A hot potato: Has a generation that grew up with the internet become normalized to risky, delinquent, and criminal online behavior? A new study among young people suggests this is the case, with just under half of participants admitting to conduct that could be considered illegal in most regions.
As reported by The Guardian, the EU-funded study carried out in collaboration with the cybercrime center at Europol covered 8,000 people in the 16-19 age group in nine European countries.
Digital piracy was a widespread practice that one in three survey participants admitted to. Elsewhere, one in four said they had tracked and trolled people online, one in eight have engaged in online harassment, and one in 10 have engaged in hate speech or hacking.
Other criminal activities the teens admitted to include posting revenge porn and hate speech, non-consensual sending of intimate images, and money muling, which involves receiving money from a third party and passing it on for a commission. More than 90% of these transactions are linked to cybercrime, meaning the mule is an accomplice as they are laundering the proceeds of the crimes.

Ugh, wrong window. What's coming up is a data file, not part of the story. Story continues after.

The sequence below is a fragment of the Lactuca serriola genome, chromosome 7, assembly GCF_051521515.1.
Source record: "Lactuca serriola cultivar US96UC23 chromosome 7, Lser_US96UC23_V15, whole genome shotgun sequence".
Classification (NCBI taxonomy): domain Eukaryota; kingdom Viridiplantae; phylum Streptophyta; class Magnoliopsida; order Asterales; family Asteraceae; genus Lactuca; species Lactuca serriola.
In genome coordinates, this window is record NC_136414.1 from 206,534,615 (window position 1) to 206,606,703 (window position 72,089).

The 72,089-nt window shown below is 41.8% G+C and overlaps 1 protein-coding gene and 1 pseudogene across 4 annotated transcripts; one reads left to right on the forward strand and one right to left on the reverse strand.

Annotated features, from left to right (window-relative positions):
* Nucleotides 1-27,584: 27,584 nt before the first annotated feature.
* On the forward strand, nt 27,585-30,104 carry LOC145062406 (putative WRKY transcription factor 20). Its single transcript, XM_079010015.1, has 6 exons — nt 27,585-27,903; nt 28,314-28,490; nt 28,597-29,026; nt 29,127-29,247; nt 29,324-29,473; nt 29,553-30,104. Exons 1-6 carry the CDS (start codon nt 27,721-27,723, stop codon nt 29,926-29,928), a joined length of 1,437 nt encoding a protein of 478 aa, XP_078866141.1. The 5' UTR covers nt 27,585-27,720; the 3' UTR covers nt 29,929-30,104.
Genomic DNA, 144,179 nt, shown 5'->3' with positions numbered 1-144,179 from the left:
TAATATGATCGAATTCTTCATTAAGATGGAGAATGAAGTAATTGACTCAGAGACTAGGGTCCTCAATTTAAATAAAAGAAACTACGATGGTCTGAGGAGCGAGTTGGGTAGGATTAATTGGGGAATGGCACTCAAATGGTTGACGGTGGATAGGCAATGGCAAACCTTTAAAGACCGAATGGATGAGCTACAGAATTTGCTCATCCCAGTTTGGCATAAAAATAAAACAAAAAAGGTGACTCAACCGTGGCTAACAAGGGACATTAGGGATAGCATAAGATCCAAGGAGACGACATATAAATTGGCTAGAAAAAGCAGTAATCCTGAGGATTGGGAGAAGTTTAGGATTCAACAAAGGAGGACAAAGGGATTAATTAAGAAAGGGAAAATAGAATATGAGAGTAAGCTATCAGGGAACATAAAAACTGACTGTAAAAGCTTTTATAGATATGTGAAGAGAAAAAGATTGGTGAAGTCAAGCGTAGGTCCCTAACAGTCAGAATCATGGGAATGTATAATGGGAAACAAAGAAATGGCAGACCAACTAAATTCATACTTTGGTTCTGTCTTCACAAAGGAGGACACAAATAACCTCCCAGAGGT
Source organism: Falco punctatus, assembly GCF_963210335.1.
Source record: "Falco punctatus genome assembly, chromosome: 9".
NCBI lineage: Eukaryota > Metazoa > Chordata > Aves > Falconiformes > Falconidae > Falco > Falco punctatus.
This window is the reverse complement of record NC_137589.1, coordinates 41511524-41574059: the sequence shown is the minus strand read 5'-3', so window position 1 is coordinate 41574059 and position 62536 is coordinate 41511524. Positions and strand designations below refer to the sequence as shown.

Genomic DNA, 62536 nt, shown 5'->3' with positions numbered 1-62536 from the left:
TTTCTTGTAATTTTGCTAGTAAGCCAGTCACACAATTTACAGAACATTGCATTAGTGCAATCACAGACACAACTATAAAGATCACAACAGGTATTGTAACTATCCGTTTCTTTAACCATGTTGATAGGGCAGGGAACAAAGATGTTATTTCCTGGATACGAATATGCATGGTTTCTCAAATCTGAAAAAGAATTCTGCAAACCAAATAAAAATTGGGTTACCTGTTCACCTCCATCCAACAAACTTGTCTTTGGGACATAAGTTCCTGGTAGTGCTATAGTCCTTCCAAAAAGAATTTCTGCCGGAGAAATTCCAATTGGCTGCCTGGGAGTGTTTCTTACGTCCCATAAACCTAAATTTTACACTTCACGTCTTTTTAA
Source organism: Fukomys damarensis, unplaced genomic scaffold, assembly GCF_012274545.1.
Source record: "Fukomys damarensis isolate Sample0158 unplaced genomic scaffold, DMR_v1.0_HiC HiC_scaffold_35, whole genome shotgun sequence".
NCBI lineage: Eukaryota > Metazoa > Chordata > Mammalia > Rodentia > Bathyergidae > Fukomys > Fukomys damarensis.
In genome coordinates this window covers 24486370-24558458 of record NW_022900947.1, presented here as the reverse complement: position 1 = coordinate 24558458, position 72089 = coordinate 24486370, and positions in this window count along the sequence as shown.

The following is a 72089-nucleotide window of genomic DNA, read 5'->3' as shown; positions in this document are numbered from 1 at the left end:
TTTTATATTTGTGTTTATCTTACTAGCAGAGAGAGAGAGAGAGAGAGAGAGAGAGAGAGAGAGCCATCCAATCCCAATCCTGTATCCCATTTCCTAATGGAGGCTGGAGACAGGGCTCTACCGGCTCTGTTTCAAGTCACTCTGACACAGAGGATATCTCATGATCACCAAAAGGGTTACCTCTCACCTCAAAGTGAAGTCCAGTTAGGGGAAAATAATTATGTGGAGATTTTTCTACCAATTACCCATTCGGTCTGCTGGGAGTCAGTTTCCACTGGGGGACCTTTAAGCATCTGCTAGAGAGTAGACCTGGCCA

Almost three-quarters of males admitted to some form of cybercrime or online risk-taking. The figure was slightly lower among females (65%). Forty-four percent of people said they had watched online pornography.
"The research indicates that a large proportion of young people in the EU are engaging in some form of cybercrime, to such an extent that the conduct of low-level crimes online and online risk-taking has become almost normalised," said Julia Davidson, a co-author of the study and professor of criminology at the University of East London (UEL).
Looking at how long the participants spent online, half said four to eight hours per day, while four out of ten said more than eight hours per day, mostly on their phones. As we saw in a different survey back in August, YouTube remains the platform of choice for teenagers. Instagram, WhatsApp, TikTok, and Snapchat were also popular. Facebook, it seems, is earning its reputation as a social media platform for "older people."
Of the nine countries in the survey, Spain had the highest proportion (75%) of participants admitting to a mix of criminal and risky behavior. The UK was lowest with 58%. The country sees its online safety bill return to parliament this week, which requires tech companies, possibly including OnlyFans, to protect their users from illegal content such as child abuse images and "legal but harmful" content.